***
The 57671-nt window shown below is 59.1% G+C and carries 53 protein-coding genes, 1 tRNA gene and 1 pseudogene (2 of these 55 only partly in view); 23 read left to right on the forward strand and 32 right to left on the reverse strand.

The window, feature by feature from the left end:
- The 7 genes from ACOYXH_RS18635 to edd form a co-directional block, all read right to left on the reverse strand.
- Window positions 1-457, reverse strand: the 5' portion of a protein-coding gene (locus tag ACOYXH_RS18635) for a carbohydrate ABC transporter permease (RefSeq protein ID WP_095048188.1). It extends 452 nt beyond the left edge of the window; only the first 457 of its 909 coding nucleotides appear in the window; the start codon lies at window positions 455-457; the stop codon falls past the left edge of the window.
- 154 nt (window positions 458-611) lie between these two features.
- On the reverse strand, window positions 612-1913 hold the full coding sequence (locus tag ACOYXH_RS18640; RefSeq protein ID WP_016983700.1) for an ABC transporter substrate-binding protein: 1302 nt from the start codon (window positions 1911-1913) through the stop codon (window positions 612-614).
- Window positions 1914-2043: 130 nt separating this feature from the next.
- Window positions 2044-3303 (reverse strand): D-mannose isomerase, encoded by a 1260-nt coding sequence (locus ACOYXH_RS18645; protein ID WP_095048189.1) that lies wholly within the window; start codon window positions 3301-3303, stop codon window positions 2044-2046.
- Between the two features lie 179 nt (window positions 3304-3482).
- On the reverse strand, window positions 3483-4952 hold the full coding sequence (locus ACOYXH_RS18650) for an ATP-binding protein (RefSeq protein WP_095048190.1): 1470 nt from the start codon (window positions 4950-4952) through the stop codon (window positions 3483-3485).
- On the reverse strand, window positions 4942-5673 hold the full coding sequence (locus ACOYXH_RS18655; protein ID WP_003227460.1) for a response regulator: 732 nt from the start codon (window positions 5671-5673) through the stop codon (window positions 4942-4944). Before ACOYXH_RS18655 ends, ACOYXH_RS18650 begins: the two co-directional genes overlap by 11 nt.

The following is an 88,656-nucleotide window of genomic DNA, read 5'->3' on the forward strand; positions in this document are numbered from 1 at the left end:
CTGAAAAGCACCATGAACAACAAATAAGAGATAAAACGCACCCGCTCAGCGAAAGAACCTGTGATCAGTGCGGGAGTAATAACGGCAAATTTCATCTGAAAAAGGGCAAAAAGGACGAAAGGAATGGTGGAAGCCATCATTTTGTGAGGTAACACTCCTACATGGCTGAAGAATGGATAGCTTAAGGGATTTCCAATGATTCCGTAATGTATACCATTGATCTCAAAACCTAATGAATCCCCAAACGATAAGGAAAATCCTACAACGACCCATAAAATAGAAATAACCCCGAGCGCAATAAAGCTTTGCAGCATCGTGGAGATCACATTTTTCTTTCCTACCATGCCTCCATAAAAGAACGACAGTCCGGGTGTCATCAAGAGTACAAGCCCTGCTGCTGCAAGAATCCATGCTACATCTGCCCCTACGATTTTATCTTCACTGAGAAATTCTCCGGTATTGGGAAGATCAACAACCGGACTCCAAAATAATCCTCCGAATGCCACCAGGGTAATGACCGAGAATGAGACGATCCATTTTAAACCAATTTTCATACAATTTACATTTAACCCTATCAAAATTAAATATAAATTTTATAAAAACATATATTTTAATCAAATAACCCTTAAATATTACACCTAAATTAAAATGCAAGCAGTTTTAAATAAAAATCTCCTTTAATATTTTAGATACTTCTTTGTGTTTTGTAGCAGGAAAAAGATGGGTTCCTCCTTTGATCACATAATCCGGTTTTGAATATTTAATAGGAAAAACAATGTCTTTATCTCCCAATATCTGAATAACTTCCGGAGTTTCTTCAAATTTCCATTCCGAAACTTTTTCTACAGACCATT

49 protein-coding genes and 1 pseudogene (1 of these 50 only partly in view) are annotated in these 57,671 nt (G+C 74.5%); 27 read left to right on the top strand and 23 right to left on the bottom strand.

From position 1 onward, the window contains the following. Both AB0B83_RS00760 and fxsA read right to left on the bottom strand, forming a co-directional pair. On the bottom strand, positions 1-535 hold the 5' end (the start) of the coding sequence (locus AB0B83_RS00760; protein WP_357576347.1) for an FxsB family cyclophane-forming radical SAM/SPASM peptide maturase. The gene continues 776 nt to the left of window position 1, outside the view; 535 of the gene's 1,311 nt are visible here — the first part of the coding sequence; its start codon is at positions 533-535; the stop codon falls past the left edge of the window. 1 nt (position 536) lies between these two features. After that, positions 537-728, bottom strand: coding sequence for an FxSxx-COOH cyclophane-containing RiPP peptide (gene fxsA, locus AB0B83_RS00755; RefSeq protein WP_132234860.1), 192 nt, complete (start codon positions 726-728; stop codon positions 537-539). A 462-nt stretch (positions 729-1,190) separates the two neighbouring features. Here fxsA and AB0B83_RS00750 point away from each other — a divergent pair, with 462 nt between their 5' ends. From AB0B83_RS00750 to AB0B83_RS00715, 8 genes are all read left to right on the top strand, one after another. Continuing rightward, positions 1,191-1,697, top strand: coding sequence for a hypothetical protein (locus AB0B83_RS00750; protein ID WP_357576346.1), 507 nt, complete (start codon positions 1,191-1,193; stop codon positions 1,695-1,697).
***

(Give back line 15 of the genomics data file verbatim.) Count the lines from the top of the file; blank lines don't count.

From position 1 onward, the window contains the following. Both AB0B83_RS00760 and fxsA read right to left on the bottom strand, forming a co-directional pair. On the bottom strand, positions 1-535 hold the 5' end (the start) of the coding sequence (locus AB0B83_RS00760; protein WP_357576347.1) for an FxsB family cyclophane-forming radical SAM/SPASM peptide maturase. The gene continues 776 nt to the left of window position 1, outside the view; 535 of the gene's 1,311 nt are visible here — the first part of the coding sequence; its start codon is at positions 533-535; the stop codon falls past the left edge of the window. 1 nt (position 536) lies between these two features. After that, positions 537-728, bottom strand: coding sequence for an FxSxx-COOH cyclophane-containing RiPP peptide (gene fxsA, locus AB0B83_RS00755; RefSeq protein WP_132234860.1), 192 nt, complete (start codon positions 726-728; stop codon positions 537-539). A 462-nt stretch (positions 729-1,190) separates the two neighbouring features. Here fxsA and AB0B83_RS00750 point away from each other — a divergent pair, with 462 nt between their 5' ends. From AB0B83_RS00750 to AB0B83_RS00715, 8 genes are all read left to right on the top strand, one after another. Continuing rightward, positions 1,191-1,697, top strand: coding sequence for a hypothetical protein (locus AB0B83_RS00750; protein ID WP_357576346.1), 507 nt, complete (start codon positions 1,191-1,193; stop codon positions 1,695-1,697).